Affording students the opportunity to change lives
The alma mater of the nation, William & Mary continues to attract high-caliber students who want to change the world. Our ability to do so is in large part thanks to the generous support of donors who make scholarships possible.
During Charter Day weekend, William & Mary’s For the Bold campaign chair Sue Hanna Gerdelman ’76 unveiled Affording Opportunity — the university’s number one priority to increase scholarships that make a top-notch education available to all students. Gerdelman called on the entire W&M community to help raise $350 million for scholarships to ensure promising students can reach their full potential and strengthen the university’s caliber of excellence.
The investment in scholarships to attract students who desire to change the world has no greater impact than within the School of Education. Students who come to William & Mary to become educators engage in meaningful work that will affect every level of our society from pre-K through university leadership. Here, students work diligently to find real-world solutions to complex educational problems and support the success of all students.
Scholarship recipient Austen Winkler M.Ed. '17 wants to help students through school counseling. With the support of the Frances C. Hudgins Memorial Endowed Scholarship, he has served as a school counseling intern at Grafton High School in Yorktown, VA and as a school counseling practicum student at Hornsby Middle School. Winkler says, “I appreciate this scholarship because it provides the education and professional development opportunities so I can become the most effective school counselor I can be.”
Scholarships from generous donors in the School of Education have provided Emily Lovekamp with the opportunity to pursue her undergraduate degree in mathematics and complete her master’s degree in secondary education. Lovekamp, from the small town of Greenville, VA, sees William & Mary as a home away from home. “I love the sense of family you feel here at William & Mary. The professors and fellow students look out for each other and are open to helping whenever possible.” Lovekamp wants to change the world by helping students with disabilities learn math in secondary schools. The S. Stuart Flanagan Family Mathematics Scholarship is helping her pursue her studies. She says, “I’m so appreciative of this scholarship because it helps relieve some of the stress of undergraduate educational costs as well as allowing me to focus on first-year teaching and improving my craft.”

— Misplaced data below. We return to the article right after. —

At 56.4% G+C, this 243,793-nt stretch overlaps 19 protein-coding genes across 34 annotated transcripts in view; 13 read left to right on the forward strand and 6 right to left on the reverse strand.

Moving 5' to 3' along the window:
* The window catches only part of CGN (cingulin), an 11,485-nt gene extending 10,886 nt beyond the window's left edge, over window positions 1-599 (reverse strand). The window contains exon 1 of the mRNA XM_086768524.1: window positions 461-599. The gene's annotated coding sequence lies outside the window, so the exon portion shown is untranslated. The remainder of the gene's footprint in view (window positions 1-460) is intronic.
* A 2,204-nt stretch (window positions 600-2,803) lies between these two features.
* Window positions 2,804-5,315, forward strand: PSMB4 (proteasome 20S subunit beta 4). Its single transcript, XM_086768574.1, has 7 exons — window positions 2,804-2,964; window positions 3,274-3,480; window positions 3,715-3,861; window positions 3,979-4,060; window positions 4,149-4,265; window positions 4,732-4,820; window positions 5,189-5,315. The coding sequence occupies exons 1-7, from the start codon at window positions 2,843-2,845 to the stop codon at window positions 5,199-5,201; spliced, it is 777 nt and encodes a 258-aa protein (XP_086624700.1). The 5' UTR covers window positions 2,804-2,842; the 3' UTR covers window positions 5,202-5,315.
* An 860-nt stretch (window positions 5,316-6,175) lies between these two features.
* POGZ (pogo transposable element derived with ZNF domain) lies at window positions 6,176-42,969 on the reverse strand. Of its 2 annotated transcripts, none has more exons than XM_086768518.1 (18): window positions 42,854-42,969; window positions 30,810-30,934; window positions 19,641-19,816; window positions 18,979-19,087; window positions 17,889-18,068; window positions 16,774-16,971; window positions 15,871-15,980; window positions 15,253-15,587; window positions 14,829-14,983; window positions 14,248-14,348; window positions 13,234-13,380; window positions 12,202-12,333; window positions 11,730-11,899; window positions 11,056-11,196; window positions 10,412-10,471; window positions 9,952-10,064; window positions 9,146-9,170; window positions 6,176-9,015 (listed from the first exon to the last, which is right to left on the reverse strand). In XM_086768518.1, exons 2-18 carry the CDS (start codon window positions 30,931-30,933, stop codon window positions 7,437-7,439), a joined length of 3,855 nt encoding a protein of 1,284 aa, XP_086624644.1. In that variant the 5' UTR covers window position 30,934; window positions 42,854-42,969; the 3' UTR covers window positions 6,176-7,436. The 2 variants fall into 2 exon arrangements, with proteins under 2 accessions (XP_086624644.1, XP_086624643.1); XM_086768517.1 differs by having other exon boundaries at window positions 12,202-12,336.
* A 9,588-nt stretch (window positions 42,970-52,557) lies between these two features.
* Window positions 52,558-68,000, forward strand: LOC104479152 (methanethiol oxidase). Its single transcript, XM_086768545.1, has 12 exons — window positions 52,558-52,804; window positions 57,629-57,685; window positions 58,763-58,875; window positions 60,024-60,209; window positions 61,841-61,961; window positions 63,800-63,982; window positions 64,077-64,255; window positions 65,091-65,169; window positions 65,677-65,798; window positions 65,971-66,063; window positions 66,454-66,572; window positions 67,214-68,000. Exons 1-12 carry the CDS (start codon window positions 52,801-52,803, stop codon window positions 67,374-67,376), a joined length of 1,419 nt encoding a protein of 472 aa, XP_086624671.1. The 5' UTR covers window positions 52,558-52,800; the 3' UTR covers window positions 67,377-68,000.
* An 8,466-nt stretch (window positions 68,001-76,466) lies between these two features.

In addition to preparing future teachers and counselors in K-12, the School of Education is preparing doctoral students to become leading faculty and administrators at colleges and universities. M. Amanda Johnson, a Ph.D. student in higher education administration, received this year’s Finnegan-Parker Higher Education International Research Award. Before coming to William & Mary, Johnson worked for over a decade in international higher education — teaching in South Korea, working as an administrator in Ecuador, and serving as the associate director of special programs in Virginia Tech’s Outreach and International Affairs Division. Johnson aspires to be a global leader in higher education. She came to William & Mary to research higher education policy in developing countries and the experiences of mid-career women administrators in American universities. Her achievements will impact universities here and abroad. Johnson says, “With the support of the higher education faculty, I was able to begin my research agenda fairly quickly in my doctoral program.” Johnson is incredibly grateful for her scholarship as it will help fund her dissertation research, allowing her to spend quality time at six different universities.
The School of Education Dean Spencer Niles says, “The school is very fortunate to have supporters who serve as partners in providing outstanding preparation to our students. Our amazing donors put their values into action each year by providing crucial financial support to help our student scholarship recipients achieve their educational and career goals as they, in turn, make an impact upon their schools, students, communities and our world.”
Gerdelman invites the Tribe faithful to invest in scholarships. “Doing so will provide hope and lasting change for generations of students who deserve to be here but do not have the financial means to attend.”
For more information about supporting the School of Education through scholarships, contact Patty Purish O'Neill Ph.D. '05, director of development, at (757) 221-1032 or [[pponei]].